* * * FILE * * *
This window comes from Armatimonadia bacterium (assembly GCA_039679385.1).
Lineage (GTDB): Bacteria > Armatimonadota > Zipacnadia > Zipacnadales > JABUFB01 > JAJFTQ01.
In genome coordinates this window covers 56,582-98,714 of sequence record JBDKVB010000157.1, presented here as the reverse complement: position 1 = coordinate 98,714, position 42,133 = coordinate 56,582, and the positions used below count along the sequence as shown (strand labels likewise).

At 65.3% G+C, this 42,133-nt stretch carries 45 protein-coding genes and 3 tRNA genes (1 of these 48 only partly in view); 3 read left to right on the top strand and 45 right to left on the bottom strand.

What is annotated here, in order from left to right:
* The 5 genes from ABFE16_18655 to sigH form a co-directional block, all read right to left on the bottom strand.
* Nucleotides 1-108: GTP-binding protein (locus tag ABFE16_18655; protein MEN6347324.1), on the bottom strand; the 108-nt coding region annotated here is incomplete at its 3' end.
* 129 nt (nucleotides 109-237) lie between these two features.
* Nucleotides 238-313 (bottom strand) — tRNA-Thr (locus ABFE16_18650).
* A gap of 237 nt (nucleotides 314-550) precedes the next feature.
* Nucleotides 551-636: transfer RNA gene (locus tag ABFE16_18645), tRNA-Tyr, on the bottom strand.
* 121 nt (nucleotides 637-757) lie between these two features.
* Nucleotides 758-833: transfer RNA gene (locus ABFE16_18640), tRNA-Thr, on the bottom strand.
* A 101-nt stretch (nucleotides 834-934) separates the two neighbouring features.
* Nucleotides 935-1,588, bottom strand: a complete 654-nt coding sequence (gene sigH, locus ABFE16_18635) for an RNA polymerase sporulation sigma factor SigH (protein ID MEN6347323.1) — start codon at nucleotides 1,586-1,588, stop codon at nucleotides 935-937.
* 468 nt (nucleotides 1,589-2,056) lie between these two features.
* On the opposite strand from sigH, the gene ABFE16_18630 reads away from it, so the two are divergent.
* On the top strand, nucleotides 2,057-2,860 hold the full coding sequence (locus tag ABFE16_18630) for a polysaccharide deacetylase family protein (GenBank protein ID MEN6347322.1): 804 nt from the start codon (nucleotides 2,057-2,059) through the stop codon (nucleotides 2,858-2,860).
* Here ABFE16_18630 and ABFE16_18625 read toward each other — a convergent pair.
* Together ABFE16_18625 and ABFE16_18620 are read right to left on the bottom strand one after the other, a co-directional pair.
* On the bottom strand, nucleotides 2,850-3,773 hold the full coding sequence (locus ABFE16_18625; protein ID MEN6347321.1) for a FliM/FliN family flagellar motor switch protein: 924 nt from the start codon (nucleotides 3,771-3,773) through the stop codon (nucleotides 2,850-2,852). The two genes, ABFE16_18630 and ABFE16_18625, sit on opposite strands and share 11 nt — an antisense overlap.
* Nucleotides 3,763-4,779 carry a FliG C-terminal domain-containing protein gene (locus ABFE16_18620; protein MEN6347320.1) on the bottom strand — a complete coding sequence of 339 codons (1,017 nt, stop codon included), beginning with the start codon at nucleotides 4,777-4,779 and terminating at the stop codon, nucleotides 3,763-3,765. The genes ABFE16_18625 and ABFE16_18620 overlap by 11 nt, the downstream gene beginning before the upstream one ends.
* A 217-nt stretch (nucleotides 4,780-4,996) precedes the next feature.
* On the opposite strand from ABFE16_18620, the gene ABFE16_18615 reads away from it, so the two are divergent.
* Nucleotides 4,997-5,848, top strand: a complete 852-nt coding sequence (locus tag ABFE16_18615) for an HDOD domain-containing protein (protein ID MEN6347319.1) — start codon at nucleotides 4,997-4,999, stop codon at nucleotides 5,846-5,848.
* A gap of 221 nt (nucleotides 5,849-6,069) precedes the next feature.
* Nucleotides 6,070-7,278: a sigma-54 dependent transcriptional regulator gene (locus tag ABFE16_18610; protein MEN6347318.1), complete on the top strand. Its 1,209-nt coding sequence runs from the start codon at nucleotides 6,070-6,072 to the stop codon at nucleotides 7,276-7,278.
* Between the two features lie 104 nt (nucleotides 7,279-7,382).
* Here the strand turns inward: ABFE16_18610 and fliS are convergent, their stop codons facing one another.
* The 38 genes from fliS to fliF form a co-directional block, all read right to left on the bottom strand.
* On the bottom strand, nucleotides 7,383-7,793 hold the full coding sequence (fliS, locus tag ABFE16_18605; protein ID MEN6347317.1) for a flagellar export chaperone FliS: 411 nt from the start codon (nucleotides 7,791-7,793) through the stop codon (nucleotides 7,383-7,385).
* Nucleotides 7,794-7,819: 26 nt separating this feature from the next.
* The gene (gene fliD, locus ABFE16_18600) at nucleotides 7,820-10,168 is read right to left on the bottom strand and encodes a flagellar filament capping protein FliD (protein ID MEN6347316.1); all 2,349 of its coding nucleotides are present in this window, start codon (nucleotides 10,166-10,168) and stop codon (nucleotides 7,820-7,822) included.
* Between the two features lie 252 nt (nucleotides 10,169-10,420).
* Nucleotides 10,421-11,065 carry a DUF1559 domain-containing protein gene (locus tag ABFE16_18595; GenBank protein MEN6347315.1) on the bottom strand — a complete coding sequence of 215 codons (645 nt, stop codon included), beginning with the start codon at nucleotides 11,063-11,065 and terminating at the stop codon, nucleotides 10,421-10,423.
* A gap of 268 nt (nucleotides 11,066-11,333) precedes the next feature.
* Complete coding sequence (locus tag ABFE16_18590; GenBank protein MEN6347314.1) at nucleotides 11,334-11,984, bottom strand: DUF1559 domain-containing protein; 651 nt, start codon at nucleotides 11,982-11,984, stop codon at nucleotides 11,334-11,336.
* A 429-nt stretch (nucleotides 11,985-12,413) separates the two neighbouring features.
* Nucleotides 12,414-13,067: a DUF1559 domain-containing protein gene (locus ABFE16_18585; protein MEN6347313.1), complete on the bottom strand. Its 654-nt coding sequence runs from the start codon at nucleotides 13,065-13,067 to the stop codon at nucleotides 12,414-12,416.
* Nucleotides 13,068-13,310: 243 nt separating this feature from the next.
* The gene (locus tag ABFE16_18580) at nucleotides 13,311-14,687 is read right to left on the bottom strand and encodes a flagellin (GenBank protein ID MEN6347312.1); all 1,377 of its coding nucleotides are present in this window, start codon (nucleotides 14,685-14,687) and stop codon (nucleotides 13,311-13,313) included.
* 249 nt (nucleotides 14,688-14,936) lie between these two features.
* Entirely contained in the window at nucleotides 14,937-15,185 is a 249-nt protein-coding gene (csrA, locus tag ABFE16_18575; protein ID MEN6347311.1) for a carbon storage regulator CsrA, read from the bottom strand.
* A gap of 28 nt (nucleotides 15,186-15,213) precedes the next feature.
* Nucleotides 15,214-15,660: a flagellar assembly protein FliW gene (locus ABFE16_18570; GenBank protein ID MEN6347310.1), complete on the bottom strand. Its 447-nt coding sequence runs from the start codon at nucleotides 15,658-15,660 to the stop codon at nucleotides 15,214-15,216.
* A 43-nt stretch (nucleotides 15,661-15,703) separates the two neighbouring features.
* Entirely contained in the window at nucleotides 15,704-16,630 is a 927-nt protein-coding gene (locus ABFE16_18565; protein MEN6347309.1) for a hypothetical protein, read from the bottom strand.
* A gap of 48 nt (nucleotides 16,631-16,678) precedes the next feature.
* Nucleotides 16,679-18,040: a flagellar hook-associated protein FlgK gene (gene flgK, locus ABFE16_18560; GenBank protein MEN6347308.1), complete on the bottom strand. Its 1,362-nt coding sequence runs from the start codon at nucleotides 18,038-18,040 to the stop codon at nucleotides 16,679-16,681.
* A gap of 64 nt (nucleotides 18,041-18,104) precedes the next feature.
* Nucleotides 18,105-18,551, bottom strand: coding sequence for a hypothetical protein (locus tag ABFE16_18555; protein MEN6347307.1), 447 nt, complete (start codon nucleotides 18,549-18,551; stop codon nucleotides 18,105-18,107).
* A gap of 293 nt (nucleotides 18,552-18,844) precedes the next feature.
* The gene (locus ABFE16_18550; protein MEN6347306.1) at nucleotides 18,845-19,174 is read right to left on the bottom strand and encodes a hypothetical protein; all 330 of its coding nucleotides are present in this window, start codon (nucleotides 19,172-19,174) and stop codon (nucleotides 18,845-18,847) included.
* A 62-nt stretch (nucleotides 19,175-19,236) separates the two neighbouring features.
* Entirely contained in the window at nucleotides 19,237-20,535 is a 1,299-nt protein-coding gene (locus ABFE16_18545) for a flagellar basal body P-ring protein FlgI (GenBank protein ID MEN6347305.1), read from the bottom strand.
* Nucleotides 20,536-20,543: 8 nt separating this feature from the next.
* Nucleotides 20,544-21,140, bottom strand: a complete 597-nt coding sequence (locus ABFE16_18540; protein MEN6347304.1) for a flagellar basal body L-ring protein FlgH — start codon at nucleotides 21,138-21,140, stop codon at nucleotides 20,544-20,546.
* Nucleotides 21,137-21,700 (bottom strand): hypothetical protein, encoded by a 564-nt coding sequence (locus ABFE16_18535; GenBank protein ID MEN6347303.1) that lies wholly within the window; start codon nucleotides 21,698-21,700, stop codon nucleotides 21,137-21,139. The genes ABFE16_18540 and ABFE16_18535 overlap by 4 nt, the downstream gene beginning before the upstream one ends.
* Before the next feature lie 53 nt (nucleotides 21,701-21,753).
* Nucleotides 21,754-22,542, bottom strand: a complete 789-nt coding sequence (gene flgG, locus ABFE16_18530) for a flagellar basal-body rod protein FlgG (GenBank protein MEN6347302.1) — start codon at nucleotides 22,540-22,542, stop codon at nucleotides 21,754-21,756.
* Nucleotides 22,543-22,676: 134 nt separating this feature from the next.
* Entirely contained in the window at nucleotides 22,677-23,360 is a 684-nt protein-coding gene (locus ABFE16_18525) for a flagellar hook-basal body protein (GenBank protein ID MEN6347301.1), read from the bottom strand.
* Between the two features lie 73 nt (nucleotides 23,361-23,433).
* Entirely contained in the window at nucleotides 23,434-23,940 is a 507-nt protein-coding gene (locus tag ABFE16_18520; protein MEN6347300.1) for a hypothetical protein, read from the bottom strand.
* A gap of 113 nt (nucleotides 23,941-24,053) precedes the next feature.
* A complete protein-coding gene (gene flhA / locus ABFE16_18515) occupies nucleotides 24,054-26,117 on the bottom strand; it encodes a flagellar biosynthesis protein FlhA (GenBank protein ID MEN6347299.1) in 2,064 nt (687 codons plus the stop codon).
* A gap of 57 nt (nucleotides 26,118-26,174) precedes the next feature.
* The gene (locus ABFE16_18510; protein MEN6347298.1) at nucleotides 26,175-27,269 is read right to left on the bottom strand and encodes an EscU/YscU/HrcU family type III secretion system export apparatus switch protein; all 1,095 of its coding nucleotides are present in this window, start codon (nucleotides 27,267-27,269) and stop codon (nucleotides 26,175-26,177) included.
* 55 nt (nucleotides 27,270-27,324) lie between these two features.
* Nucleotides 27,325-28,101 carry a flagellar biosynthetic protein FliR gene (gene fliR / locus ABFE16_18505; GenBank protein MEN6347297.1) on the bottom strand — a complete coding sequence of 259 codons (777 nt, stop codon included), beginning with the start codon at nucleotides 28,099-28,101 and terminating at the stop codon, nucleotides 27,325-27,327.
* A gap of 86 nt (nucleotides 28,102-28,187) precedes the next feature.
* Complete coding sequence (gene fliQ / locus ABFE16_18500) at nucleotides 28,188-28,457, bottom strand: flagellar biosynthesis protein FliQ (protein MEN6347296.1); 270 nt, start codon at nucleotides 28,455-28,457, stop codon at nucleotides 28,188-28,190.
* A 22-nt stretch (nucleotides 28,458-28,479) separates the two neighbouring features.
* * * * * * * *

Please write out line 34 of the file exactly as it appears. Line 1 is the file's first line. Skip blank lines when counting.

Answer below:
* Between the two features lie 252 nt (nucleotides 10,169-10,420).